This article was written by Gregory H. Wolf
Stan Musial didn’t expect to play when his St. Louis Cardinals took on the Chicago Cubs on the North Side of the Windy City. The 37-year-old future Hall of Famer was in perfect health; he was also sitting on 2,999 hits, and with the Redbirds back in the Gateway City the next day, skipper Fred Hutchinson had every intention of letting Stan the Man join an exclusive fraternity in front of his hometown fans. Only an emergency could derail Hutchinson’s plan.
In his 17th season, Musial showed no sign of slowing down. He was coming off a spectacular season in 1957, having led the NL in batting average (.351) for the seventh time and in on-base percentage (.422) for the sixth time; he also belted 29 round-trippers and knocked in 100-plus runs for the 10th time. Musial was the big leagues’ hottest hitter thus far in ’58. He was leading both leagues with a .483 batting average (42-for-87) and a .553 on-base percentage through 22 games, and paced the senior circuit with a .782 slugging percentage. Since he debuted as a mid-September call-up in 1941, one aspect of his hitting had remained constant: his unorthodox stance. “He stands far back from the plate,” wrote the New York Times about the converted pitcher, “his feet close together, right shoulder pointed toward the pitcher, the bat posed motionless and out farther than any player holds it. His head is bent slightly and turned toward the pitcher.”1 You can’t argue with success.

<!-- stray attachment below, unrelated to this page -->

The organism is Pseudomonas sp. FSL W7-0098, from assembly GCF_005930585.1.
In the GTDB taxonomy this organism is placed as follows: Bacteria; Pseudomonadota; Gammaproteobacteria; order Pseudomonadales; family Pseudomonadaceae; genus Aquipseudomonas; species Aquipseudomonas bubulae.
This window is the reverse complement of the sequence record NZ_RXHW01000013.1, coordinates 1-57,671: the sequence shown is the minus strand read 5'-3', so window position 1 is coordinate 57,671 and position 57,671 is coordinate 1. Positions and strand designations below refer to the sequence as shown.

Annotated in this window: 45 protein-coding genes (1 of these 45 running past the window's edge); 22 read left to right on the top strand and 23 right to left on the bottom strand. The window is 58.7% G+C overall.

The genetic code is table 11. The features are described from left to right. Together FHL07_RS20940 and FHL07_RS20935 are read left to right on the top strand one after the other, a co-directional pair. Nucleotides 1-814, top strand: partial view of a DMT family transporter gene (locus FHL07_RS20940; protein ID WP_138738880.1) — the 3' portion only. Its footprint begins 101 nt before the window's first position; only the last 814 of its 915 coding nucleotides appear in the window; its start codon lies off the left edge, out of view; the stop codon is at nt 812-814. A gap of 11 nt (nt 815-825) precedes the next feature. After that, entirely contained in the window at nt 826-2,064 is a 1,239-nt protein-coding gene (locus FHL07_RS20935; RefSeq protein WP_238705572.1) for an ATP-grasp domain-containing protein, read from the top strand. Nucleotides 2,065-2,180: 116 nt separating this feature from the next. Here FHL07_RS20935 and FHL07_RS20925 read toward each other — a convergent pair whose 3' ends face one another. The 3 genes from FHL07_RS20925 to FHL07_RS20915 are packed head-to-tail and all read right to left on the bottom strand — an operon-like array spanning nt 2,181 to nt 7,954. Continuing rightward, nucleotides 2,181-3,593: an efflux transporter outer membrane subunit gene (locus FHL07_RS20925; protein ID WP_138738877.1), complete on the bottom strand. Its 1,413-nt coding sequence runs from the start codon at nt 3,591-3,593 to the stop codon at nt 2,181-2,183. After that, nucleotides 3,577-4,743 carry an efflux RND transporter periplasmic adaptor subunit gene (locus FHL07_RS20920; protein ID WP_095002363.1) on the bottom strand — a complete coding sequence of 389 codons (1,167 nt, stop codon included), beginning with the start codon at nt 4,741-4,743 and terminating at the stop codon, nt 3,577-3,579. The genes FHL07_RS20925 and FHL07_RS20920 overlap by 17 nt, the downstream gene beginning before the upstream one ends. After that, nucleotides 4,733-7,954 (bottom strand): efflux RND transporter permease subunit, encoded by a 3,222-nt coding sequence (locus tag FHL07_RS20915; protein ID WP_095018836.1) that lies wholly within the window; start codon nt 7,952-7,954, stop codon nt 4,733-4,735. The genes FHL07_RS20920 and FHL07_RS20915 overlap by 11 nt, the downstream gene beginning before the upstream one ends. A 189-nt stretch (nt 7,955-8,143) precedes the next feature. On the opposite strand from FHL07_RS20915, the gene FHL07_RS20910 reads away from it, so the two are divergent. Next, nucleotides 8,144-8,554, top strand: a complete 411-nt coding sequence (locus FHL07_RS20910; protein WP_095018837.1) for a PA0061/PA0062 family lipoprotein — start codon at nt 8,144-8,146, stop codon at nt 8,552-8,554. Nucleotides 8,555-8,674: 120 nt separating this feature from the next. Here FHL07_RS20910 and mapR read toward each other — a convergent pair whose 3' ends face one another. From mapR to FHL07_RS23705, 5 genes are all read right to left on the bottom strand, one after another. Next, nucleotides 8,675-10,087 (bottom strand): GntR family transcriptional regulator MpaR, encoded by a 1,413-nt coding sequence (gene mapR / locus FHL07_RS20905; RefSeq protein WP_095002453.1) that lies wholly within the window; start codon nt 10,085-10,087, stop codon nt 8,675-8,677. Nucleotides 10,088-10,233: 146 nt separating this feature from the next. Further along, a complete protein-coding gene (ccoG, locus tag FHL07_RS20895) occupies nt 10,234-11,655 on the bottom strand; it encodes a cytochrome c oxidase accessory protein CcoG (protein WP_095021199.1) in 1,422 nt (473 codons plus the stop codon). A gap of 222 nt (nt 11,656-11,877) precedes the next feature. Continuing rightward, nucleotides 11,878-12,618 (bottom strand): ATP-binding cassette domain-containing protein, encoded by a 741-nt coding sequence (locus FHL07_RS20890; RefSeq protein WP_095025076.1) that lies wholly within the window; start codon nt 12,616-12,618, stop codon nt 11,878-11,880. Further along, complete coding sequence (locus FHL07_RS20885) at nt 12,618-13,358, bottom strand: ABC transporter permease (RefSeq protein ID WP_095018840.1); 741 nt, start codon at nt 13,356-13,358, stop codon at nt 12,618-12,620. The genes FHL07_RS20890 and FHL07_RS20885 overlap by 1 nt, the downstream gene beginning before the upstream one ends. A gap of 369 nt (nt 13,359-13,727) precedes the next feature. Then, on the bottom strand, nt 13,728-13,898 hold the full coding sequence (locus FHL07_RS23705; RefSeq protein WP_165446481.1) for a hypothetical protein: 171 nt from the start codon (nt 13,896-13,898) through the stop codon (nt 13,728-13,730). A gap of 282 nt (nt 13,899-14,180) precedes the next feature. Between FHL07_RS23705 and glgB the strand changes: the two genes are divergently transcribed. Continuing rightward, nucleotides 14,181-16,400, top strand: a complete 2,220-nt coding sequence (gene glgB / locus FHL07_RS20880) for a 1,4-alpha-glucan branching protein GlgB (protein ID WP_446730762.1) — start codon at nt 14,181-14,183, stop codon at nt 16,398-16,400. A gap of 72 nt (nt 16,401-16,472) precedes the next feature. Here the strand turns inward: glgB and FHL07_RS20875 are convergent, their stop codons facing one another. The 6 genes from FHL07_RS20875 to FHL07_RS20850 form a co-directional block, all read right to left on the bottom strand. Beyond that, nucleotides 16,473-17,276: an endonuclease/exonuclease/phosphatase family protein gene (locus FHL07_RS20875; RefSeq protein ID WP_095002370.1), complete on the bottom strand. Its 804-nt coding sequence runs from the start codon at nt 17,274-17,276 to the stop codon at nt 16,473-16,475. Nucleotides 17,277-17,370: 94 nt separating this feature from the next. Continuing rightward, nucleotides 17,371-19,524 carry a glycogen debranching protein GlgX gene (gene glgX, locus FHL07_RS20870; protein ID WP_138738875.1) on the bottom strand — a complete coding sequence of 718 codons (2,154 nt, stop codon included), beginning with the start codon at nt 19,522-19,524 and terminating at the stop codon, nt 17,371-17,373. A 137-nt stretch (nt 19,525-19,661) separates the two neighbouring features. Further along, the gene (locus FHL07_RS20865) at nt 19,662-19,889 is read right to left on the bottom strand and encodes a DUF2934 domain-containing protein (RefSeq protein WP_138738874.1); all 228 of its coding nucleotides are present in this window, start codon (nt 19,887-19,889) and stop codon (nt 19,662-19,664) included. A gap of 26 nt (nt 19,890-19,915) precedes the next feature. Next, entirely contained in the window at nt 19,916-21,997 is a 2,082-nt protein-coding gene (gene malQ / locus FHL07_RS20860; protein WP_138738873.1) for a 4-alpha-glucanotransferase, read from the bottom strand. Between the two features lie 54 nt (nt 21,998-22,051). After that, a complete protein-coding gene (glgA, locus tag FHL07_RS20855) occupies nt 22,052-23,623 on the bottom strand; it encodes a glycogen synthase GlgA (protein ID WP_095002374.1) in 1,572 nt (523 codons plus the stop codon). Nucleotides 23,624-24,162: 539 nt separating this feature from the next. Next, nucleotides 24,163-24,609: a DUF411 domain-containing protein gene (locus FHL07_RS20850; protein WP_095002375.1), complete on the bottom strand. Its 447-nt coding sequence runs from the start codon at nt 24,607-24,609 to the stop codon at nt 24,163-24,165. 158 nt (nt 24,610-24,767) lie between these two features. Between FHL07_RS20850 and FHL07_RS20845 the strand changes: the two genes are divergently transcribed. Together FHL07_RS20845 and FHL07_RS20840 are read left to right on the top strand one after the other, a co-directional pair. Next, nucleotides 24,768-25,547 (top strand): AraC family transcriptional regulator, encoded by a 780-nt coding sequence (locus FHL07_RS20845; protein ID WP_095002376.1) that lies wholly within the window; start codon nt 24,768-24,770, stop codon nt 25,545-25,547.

Musial played on Redbird pennant winners in his first four full seasons (1942-1944; 1946; he was in the military in 1945), but the glory years of three World Series championships must have seemed far off in ’58. The Cardinals (8-14) had floundered in last place most of the season, but their current five-game winning streak pulled them into sixth, tied with the Philadelphia Phillies, seven games behind the Milwaukee Braves. Skipper Bob Scheffing’s fourth-place Cubs (13-13) had dropped their last six to fall out of the top spot. The pitching matchup featured a pair of struggling right-handers. The Redbirds’ Sam Jones’s 1-3 record (5.28 ERA) dropped his career slate to 38-50 while the Cubs’ Moe Drabowksy (1-2, 5.40 ERA) was 16-21 in parts of three seasons.